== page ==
In an era where there seem to be endless options when shopping for kids’ toys, California State University, Northridge experts in child development and the dynamics of play are offering advice on holiday shopping this season.
Kandice Grote, an associate professor of child and adolescent development, and Robin Sachs, a lecturer of in the Department of Recreation and Tourism Management, shared important insights about childhood development and toys.
“Every year, every holiday season, there’s this really big push for a bunch of toys that are new or the latest and greatest, but you know, a lot of those are just marketed in a way to sell them, not to really benefit your child,” said Grote, who, along with Sachs, teaches in CSUN’s College of Health and Human Development. “Just because something is visually engaging, doesn’t mean it is mentally, physically or socially engaging a kid.”
There are three key aspects of developmental growth that can be fulfilled via play, both professors said, pointing to a number of “multi-dimensional toys”— including Legos, Play-Doh, dolls, stuffed animals, balls and outdoor activities, art sets, magnet sets and even Rubik’s Cubes—that promote skill building in regards to physical, cognitive and psychosocial growth for a child.
“There are often differences between what a child wants and what a child needs,” said Grote, referring to the importance of toys that address basic skills.
She said when a toy engages a child and simultaneously addresses developmental needs, it will improve their play experience.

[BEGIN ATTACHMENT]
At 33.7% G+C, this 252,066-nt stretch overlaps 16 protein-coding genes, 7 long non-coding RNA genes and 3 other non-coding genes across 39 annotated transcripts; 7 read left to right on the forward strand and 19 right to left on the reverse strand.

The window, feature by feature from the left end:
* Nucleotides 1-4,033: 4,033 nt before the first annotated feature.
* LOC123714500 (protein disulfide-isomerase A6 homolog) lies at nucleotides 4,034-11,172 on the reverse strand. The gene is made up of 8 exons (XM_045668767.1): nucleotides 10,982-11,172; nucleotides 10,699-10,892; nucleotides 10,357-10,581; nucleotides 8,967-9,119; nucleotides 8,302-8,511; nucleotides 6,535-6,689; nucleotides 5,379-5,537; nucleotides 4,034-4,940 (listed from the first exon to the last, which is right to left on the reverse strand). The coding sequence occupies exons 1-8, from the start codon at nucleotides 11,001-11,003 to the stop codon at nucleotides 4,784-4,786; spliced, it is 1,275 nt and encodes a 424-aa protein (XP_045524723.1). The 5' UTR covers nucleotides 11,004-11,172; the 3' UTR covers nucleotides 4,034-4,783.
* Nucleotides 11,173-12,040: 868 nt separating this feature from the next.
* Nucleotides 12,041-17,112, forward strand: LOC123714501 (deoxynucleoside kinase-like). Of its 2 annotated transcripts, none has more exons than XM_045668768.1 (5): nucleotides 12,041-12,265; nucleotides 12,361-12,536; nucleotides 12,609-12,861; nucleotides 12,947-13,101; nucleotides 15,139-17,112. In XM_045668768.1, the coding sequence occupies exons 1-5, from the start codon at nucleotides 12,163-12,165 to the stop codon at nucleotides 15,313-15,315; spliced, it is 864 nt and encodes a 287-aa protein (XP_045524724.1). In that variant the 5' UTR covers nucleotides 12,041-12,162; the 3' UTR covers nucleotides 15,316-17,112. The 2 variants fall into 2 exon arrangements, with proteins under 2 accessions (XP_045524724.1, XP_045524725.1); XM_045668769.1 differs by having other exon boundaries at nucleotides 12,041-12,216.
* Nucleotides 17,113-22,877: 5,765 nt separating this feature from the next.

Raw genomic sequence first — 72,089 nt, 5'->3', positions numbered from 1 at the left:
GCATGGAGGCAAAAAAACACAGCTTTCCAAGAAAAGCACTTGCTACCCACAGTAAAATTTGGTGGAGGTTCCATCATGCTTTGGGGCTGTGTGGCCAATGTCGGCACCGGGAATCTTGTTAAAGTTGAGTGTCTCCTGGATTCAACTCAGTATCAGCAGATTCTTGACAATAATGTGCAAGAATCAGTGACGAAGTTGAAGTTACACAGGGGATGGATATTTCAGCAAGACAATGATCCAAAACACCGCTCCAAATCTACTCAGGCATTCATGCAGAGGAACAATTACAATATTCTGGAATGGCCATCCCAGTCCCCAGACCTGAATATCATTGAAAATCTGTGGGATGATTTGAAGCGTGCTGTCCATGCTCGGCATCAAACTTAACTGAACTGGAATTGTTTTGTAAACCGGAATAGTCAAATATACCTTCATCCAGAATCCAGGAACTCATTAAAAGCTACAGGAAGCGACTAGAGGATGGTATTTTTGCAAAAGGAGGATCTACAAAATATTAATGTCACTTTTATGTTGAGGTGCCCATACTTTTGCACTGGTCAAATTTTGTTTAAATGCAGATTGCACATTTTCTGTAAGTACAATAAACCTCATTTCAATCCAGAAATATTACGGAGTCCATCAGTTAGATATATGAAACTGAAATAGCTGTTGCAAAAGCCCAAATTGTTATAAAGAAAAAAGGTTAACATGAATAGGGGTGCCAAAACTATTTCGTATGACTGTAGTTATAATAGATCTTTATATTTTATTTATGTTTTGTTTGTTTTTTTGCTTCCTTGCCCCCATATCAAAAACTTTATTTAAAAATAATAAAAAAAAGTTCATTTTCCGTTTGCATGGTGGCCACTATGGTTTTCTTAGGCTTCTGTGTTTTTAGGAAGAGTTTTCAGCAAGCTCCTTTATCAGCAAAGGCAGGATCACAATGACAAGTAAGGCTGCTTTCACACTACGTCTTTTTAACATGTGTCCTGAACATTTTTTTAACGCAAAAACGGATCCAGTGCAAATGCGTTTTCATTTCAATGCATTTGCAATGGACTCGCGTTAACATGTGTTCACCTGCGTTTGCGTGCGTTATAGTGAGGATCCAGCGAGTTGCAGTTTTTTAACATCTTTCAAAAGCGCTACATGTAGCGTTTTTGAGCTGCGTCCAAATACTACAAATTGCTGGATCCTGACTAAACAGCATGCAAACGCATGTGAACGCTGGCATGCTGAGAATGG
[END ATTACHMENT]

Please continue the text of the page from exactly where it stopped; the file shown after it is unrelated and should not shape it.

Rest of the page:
“It’s the overall development, physical, cognitive and psychosocial that makes for a child’s development and play lends itself to that,” said Sachs. “I firmly believe if a child is not allowed to play, or is not given the right opportunity, it makes a huge difference in their overall development.”
However, not all toys benefit child development.
“I think if it’s advertised in such a way that it’s ‘the newest thing’ and it’s ‘the greatest latest thing,’ the reality is most children don’t need it,” said Grote. “Most children need some of the basic things and they need opportunities to develop their own version of play.”
Selecting a toy that will interest a child, spark creativity and imagination, but also encourage them to develop their key skills can feel overwhelming, Grote and Sachs said.
“Each child has their own way of playing and each person has their own way of playing,” said Sachs, promoting unconventional toys such as handmade toys, gardening kits and other imaginative activities.
“When thinking about what would be a perfect gift to give the child, listen to what that child is interested in, because they’ve given you some helpful hints,” she continued. “Really pay attention to what the child is saying, it could be some activity that they’re doing in school or something they’re helping adults with. Things like that will really make a difference.”
Additionally, when making toy selections both experts stressed the importance of doing informed research.
“It’s important for parents – or anyone that’s interested in purchasing something for a child – to do their homework and be a critical consumer,” said Grote. “Things are marketed in such a way that they just want to sell a product, so something may be labeled as educational, but it’s really not educational. I encourage people to do their due diligence, to ask others and really look at toys to see if they are really going to spark some element of development in a child.”